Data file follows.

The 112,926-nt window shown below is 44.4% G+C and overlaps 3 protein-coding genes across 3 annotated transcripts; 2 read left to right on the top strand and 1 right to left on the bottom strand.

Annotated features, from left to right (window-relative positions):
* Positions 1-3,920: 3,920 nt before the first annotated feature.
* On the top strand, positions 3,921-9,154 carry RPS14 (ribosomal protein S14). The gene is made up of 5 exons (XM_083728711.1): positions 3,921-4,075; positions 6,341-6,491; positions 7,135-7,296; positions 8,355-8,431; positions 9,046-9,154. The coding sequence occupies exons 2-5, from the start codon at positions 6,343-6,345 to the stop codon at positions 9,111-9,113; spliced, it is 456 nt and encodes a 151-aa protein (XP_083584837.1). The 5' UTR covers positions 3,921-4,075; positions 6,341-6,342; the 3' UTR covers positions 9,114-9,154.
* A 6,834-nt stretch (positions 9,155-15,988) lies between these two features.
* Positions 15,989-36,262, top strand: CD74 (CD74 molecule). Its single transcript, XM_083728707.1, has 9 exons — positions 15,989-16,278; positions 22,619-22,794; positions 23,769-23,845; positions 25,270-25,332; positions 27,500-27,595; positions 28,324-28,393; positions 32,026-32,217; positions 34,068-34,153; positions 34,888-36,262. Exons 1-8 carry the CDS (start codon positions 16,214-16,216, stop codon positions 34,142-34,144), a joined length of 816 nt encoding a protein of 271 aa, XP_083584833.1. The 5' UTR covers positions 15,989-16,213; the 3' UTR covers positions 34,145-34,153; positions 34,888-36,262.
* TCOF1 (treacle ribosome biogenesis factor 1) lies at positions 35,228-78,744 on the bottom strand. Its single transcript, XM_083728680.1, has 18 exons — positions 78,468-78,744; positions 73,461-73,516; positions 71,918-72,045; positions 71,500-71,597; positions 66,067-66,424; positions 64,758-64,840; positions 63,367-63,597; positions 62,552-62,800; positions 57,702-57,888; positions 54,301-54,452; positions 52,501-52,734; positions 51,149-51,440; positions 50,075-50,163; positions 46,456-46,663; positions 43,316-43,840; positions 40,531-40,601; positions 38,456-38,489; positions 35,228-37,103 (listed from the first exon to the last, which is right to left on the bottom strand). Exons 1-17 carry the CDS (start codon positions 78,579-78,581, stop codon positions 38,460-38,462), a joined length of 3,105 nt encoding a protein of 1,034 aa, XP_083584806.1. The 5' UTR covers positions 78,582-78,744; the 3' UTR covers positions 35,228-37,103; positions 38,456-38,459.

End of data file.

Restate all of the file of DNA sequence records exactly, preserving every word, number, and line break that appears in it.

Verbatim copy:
The 112,926-nt window shown below is 44.4% G+C and overlaps 3 protein-coding genes across 3 annotated transcripts; 2 read left to right on the top strand and 1 right to left on the bottom strand.

Annotated features, from left to right (window-relative positions):
* Positions 1-3,920: 3,920 nt before the first annotated feature.
* On the top strand, positions 3,921-9,154 carry RPS14 (ribosomal protein S14). The gene is made up of 5 exons (XM_083728711.1): positions 3,921-4,075; positions 6,341-6,491; positions 7,135-7,296; positions 8,355-8,431; positions 9,046-9,154. The coding sequence occupies exons 2-5, from the start codon at positions 6,343-6,345 to the stop codon at positions 9,111-9,113; spliced, it is 456 nt and encodes a 151-aa protein (XP_083584837.1). The 5' UTR covers positions 3,921-4,075; positions 6,341-6,342; the 3' UTR covers positions 9,114-9,154.
* A 6,834-nt stretch (positions 9,155-15,988) lies between these two features.
* Positions 15,989-36,262, top strand: CD74 (CD74 molecule). Its single transcript, XM_083728707.1, has 9 exons — positions 15,989-16,278; positions 22,619-22,794; positions 23,769-23,845; positions 25,270-25,332; positions 27,500-27,595; positions 28,324-28,393; positions 32,026-32,217; positions 34,068-34,153; positions 34,888-36,262. Exons 1-8 carry the CDS (start codon positions 16,214-16,216, stop codon positions 34,142-34,144), a joined length of 816 nt encoding a protein of 271 aa, XP_083584833.1. The 5' UTR covers positions 15,989-16,213; the 3' UTR covers positions 34,145-34,153; positions 34,888-36,262.
* TCOF1 (treacle ribosome biogenesis factor 1) lies at positions 35,228-78,744 on the bottom strand. Its single transcript, XM_083728680.1, has 18 exons — positions 78,468-78,744; positions 73,461-73,516; positions 71,918-72,045; positions 71,500-71,597; positions 66,067-66,424; positions 64,758-64,840; positions 63,367-63,597; positions 62,552-62,800; positions 57,702-57,888; positions 54,301-54,452; positions 52,501-52,734; positions 51,149-51,440; positions 50,075-50,163; positions 46,456-46,663; positions 43,316-43,840; positions 40,531-40,601; positions 38,456-38,489; positions 35,228-37,103 (listed from the first exon to the last, which is right to left on the bottom strand). Exons 1-17 carry the CDS (start codon positions 78,579-78,581, stop codon positions 38,460-38,462), a joined length of 3,105 nt encoding a protein of 1,034 aa, XP_083584806.1. The 5' UTR covers positions 78,582-78,744; the 3' UTR covers positions 35,228-37,103; positions 38,456-38,459.